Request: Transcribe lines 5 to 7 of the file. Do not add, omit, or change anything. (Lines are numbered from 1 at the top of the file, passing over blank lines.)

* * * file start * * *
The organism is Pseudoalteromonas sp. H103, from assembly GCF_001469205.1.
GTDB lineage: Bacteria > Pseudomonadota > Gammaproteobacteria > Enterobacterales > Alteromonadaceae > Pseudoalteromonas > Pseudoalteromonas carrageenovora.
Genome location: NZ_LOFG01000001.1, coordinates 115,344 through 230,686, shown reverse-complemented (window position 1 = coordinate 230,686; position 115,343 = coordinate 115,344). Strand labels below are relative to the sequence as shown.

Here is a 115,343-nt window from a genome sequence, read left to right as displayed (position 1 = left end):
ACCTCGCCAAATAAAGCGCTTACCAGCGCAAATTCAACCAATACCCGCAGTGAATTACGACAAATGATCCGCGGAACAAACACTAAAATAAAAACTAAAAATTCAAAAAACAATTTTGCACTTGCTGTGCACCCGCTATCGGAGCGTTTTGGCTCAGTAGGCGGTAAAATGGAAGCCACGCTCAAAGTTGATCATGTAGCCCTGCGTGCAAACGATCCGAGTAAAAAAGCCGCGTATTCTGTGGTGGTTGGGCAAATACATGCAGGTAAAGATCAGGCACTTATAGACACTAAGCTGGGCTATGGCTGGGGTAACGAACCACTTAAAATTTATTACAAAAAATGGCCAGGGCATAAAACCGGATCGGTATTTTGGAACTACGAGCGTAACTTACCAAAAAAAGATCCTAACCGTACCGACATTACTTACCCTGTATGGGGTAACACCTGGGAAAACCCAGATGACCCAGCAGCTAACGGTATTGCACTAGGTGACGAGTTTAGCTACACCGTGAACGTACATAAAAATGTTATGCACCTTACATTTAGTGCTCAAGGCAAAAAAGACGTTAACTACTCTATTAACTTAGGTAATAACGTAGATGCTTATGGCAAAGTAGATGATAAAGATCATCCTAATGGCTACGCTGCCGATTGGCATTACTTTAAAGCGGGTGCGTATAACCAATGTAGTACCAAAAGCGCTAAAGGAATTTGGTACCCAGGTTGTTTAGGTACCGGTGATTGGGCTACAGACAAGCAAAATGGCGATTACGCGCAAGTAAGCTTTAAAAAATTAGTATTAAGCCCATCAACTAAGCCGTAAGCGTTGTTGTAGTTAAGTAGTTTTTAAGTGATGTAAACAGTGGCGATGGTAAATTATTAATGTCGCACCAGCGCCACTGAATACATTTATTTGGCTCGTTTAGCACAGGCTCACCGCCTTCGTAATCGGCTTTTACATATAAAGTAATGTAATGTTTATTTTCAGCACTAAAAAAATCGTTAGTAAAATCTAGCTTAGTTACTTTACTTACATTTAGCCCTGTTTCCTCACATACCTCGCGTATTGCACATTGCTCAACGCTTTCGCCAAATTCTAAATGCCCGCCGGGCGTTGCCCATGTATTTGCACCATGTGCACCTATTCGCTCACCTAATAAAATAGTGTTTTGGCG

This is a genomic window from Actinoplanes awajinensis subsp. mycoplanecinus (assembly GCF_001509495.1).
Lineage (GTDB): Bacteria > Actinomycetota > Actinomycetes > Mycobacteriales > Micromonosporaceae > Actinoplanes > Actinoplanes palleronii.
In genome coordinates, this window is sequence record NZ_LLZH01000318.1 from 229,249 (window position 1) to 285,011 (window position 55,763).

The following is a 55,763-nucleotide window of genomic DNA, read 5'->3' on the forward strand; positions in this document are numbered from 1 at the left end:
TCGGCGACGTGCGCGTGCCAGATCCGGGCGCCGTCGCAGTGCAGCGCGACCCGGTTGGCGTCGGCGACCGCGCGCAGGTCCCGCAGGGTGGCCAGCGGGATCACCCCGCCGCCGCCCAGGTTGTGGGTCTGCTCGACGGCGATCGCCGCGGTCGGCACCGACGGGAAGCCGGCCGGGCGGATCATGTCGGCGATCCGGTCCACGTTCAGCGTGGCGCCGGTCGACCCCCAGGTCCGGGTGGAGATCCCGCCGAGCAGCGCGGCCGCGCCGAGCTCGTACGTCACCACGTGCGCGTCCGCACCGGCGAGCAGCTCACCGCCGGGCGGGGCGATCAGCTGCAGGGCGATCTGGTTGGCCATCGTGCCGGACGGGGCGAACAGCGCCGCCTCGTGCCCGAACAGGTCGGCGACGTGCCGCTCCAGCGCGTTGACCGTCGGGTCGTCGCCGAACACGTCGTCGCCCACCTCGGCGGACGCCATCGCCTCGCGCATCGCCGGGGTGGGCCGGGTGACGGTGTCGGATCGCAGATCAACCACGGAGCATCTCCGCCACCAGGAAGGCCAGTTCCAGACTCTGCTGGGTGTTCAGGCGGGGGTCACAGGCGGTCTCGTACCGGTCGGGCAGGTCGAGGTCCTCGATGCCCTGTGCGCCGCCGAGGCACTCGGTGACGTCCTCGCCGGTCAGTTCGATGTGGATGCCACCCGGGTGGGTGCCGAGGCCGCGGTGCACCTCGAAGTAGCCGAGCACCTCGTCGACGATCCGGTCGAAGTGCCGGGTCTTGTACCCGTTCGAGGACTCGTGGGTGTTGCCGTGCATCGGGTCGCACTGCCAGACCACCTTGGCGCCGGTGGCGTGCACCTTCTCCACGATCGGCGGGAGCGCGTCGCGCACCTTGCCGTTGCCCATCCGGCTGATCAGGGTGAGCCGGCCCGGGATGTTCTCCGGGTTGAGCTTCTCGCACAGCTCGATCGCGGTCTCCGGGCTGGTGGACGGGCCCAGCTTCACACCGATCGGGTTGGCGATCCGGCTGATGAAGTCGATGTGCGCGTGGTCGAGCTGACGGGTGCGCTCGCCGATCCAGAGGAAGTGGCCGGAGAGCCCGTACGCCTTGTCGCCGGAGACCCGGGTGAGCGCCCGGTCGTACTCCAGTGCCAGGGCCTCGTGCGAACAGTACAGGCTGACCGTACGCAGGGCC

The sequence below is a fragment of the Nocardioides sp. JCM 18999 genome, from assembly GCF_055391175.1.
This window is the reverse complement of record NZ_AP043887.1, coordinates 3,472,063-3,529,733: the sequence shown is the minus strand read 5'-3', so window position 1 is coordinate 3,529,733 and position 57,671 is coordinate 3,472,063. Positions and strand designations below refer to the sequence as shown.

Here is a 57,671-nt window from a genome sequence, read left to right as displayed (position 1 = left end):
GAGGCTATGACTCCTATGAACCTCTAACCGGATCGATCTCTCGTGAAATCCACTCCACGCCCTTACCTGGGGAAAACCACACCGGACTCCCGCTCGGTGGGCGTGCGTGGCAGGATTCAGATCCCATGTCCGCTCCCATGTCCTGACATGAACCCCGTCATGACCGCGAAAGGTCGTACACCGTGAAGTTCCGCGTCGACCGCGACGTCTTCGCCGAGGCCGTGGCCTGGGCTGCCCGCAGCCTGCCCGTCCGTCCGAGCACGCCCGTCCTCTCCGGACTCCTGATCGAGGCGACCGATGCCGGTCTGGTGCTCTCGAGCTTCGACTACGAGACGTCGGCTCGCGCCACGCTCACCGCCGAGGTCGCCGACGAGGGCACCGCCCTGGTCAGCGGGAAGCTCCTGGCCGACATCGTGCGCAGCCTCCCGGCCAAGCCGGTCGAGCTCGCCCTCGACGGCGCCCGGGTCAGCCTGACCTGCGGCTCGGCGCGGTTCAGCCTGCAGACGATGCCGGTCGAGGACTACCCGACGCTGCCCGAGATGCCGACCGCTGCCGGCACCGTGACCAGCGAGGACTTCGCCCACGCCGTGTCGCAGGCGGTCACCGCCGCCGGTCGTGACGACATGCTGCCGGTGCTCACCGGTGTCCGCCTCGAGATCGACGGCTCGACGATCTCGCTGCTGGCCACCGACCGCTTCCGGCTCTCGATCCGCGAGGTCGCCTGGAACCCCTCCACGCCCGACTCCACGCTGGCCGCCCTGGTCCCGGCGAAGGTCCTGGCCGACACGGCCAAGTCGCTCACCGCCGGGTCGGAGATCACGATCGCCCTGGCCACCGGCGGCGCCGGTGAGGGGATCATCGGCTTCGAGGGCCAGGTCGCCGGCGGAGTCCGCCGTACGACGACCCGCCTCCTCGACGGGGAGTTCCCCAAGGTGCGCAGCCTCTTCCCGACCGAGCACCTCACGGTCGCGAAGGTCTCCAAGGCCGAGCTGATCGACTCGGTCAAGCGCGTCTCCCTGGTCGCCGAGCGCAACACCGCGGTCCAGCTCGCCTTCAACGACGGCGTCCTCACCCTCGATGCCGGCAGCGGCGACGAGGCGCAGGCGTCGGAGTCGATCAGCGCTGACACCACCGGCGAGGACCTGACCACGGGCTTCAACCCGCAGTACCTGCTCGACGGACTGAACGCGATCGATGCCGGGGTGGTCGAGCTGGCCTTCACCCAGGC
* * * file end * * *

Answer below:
ACCTCGCCAAATAAAGCGCTTACCAGCGCAAATTCAACCAATACCCGCAGTGAATTACGACAAATGATCCGCGGAACAAACACTAAAATAAAAACTAAAAATTCAAAAAACAATTTTGCACTTGCTGTGCACCCGCTATCGGAGCGTTTTGGCTCAGTAGGCGGTAAAATGGAAGCCACGCTCAAAGTTGATCATGTAGCCCTGCGTGCAAACGATCCGAGTAAAAAAGCCGCGTATTCTGTGGTGGTTGGGCAAATACATGCAGGTAAAGATCAGGCACTTATAGACACTAAGCTGGGCTATGGCTGGGGTAACGAACCACTTAAAATTTATTACAAAAAATGGCCAGGGCATAAAACCGGATCGGTATTTTGGAACTACGAGCGTAACTTACCAAAAAAAGATCCTAACCGTACCGACATTACTTACCCTGTATGGGGTAACACCTGGGAAAACCCAGATGACCCAGCAGCTAACGGTATTGCACTAGGTGACGAGTTTAGCTACACCGTGAACGTACATAAAAATGTTATGCACCTTACATTTAGTGCTCAAGGCAAAAAAGACGTTAACTACTCTATTAACTTAGGTAATAACGTAGATGCTTATGGCAAAGTAGATGATAAAGATCATCCTAATGGCTACGCTGCCGATTGGCATTACTTTAAAGCGGGTGCGTATAACCAATGTAGTACCAAAAGCGCTAAAGGAATTTGGTACCCAGGTTGTTTAGGTACCGGTGATTGGGCTACAGACAAGCAAAATGGCGATTACGCGCAAGTAAGCTTTAAAAAATTAGTATTAAGCCCATCAACTAAGCCGTAAGCGTTGTTGTAGTTAAGTAGTTTTTAAGTGATGTAAACAGTGGCGATGGTAAATTATTAATGTCGCACCAGCGCCACTGAATACATTTATTTGGCTCGTTTAGCACAGGCTCACCGCCTTCGTAATCGGCTTTTACATATAAAGTAATGTAATGTTTATTTTCAGCACTAAAAAAATCGTTAGTAAAATCTAGCTTAGTTACTTTACTTACATTTAGCCCTGTTTCCTCACATACCTCGCGTATTGCACATTGCTCAACGCTTTCGCCAAATTCTAAATGCCCGCCGGGCGTTGCCCATGTATTTGCACCATGTGCACCTATTCGCTCACCTAATAAAATAGTGTTTTGGCG

This is a genomic window from Actinoplanes awajinensis subsp. mycoplanecinus (assembly GCF_001509495.1).
Lineage (GTDB): Bacteria > Actinomycetota > Actinomycetes > Mycobacteriales > Micromonosporaceae > Actinoplanes > Actinoplanes palleronii.